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Brief Counsel

Receivers may be liable for body corporate levies – Appeal Court

22 June 2015

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​The Court of Appeal has found that receivers can be personally liable for body corporate levies accrued during a receivership.

The judgment is based on a broader interpretation of the relevant provisions in the Receiverships Act 1993 than applied by the High Court in Body Corporate 162791 v Gilbert, and reverses that decision.   

Receivers should be wary of the broad reach of section 32(5) of the Receiverships Act, which creates personal liability for rent and other payments due under agreements relating to the use, possession or occupation of property in receivership.

Background

The body corporate was chasing John Gilbert, the receiver of QSM Trustee Limited (also in liquidation), for payment of outstanding body corporate levies, along with interest and costs, for the five units owned by QSM in the Mid City complex in central Auckland.
The Court of Appeal was presented with two issues:
  • whether Mr Gilbert was personally liable under s 32(5) of the Receiverships Act 1993 (the Act) to pay the body corporate fees and, if so
  • whether his liability should be limited or excused under s 32(7) of the Act?

Liability for body corporate fees

The section makes receivers liable for rent and other payments that accrue under pre-receivership leases or rental contracts.  
Section 32(5) of the Act provides that a receiver is personally liable for “rent and any other payments becoming due under an agreement” subsisting at receivership “relating to the use, possession, or occupation by the grantor of property in receivership.” The purpose of these provisions, the Court noted, is to ensure that receivers do not obtain benefits for the debtor company or the secured creditor without paying for them.

Due under an “agreement”?

At the High Court, Associate Judge Abbott considered that the word “agreement” could be defined as “a negotiated and typically legally binding arrangement.”2  He did not consider that body corporate levies, payable under the Unit Titles Act 2010, fell within the statutory definition. 
While acknowledging that the wording of the statute is “rather awkward”, the Court of Appeal rejected the High Court’s “narrow and legalistic construction” of “agreement”,3  saying that the ordinary meaning of the word, as well as the drafting of s 32, indicated that it was intended to be of “wide import”. 
In any event, on the facts of the case, the Court noted that a legally binding agreement existed between QSM and the other unit owners at the property that created a debt in favour of the body corporate.4   When a person buys a unit in a unit title development, he or she implicitly agrees to accept the obligations imposed on unit owners by the Unit Titles Act, including the obligation to pay body corporate levies.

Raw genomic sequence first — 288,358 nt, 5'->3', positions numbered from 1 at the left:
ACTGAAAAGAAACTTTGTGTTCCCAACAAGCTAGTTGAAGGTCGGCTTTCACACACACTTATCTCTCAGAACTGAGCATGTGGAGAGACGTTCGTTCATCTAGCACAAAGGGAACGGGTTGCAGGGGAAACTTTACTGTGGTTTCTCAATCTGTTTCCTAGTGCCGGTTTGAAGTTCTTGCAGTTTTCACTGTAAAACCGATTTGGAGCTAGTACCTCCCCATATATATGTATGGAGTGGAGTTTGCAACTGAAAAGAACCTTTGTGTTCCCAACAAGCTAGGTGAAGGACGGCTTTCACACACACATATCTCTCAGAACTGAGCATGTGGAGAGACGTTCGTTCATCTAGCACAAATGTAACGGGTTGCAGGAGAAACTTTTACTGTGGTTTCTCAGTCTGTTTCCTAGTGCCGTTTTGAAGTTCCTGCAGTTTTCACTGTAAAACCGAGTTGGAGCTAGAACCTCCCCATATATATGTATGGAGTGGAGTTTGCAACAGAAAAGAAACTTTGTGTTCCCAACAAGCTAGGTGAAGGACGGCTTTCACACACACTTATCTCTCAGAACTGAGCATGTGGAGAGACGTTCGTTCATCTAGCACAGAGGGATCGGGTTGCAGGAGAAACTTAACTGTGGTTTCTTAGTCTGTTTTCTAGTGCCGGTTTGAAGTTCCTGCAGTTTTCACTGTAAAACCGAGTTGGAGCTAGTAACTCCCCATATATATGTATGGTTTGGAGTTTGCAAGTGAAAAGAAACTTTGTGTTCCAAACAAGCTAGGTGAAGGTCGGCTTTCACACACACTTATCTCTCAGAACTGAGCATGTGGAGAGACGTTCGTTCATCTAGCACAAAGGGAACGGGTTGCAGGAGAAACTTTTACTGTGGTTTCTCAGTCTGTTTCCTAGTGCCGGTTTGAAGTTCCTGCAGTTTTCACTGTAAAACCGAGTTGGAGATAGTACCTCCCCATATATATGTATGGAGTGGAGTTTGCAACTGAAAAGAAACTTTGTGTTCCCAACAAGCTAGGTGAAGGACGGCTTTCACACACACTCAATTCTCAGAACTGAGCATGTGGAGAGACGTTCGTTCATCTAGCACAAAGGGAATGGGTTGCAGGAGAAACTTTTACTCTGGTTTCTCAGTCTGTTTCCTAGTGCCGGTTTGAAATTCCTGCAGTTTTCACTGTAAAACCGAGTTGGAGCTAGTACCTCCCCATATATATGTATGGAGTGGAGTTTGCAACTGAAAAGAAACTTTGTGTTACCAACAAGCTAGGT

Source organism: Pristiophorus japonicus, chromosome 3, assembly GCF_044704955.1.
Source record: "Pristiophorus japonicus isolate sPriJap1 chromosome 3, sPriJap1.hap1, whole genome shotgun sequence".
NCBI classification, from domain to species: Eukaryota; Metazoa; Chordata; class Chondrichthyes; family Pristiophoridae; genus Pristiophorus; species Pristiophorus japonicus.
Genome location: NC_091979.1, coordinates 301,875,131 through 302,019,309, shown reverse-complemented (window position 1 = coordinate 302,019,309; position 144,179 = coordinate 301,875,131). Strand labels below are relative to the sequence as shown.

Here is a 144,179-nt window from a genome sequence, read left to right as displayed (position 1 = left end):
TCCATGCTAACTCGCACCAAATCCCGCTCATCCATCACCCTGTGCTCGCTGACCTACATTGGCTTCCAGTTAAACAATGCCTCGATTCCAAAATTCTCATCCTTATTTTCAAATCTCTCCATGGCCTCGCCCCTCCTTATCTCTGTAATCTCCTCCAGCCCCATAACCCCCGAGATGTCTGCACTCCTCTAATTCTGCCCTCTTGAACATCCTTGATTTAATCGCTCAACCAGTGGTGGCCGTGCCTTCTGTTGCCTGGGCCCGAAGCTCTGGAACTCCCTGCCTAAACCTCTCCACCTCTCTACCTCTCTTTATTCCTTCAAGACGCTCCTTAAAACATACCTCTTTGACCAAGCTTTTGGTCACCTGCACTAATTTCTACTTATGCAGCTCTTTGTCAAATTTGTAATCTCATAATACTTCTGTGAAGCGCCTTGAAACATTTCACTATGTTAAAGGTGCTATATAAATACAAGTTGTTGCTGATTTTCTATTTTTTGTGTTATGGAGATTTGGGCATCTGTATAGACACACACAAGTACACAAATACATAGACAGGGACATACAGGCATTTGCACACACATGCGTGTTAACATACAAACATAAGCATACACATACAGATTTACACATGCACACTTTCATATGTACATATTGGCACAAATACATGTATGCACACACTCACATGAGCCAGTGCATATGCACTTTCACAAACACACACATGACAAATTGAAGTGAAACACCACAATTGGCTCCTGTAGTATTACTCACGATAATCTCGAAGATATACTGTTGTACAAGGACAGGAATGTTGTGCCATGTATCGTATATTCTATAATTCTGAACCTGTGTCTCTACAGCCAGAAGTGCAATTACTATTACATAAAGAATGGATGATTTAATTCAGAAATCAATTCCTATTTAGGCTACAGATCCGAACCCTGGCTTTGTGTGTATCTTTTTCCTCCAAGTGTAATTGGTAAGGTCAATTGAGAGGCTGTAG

Relating to the use, possession or occupation of the property?

The High Court’s interpretation of this aspect of the section was to limit it to third party agreements which related to the use, possession or occupation of a third party’s property.  While the Court of Appeal noted that normally, rental and other payments would fall within the parameters of the High Court’s definition, the section did not require this narrow interpretation, and it could see no reason to confine it that way.6  
After reversing Associate Judge Abbott’s narrow interpretation of the wording of the section, the Court of Appeal ultimately held that Mr Gilbert was personally liable for the body corporate levies payable.  Mr Gilbert’s liability was for levies accrued in the period beginning 14 days following the commencement of receivership to the date of judgment (with interest additional).

Receiver not saved by s 32(7)

Although Mr Gilbert had not applied for relief under s 32(7), the Court considered the point, and found that he would not have had an arguable case.
As QSM was in a broader dispute with the body corporate outside these proceedings, and had a claim that exceeded the unpaid levies, Mr Gilbert argued for set off.  The Court of Appeal rejected this argument on the basis that, as Mr Gilbert was personally liable for the levies, there could be no set off at common law.  Also, the parties lacked mutuality as Mr Gilbert was at one remove from the body corporate.7
Ultimately, no factors were disclosed that could lead the Court to exercise its discretion to limit or excuse Mr Gilbert’s liability under s 32(7).  The obligation to pay the levies was “clearly due” and Mr Gilbert had been aware of that obligation from the outset. 
The Court also specifically mentioned the liability of new unit owners for outstanding levies incurred by previous owners under the Unit Titles Act 2010.  Any unpaid levies become recoverable as due debts to the body corporate. 

Chapman Tripp comments

It is unclear just how far s 32(5) extends.  However, the Court of Appeal’s decision does not change the position that costs arising from outstanding local body rates and body corporate levies do not rank ahead of money secured under a registered mortgage, and so do not need to be cleared before a property is sold. 
But, given that the purchaser will inherit these liabilities, the usual practice of mortgagees and receivers clearing such arrears on settlement is likely to continue (or that such arrears will be factored into the price obtained).
A copy of the judgment is available here.
Our thanks to Natasha Kusel for writing this Brief Counsel. For further information, please contact the lawyers featured.
Footnotes
1   [2015] NZCA 185; Body Corporate 162791 v Gilbert [2014] NZHC 567
2   [41]
3   [42]
4   [43]
5   [50]
6   [51]
7   [69]-[70]
8   [72]
9   Unit Titles Act 2010, s 124(2), discussed at [48]

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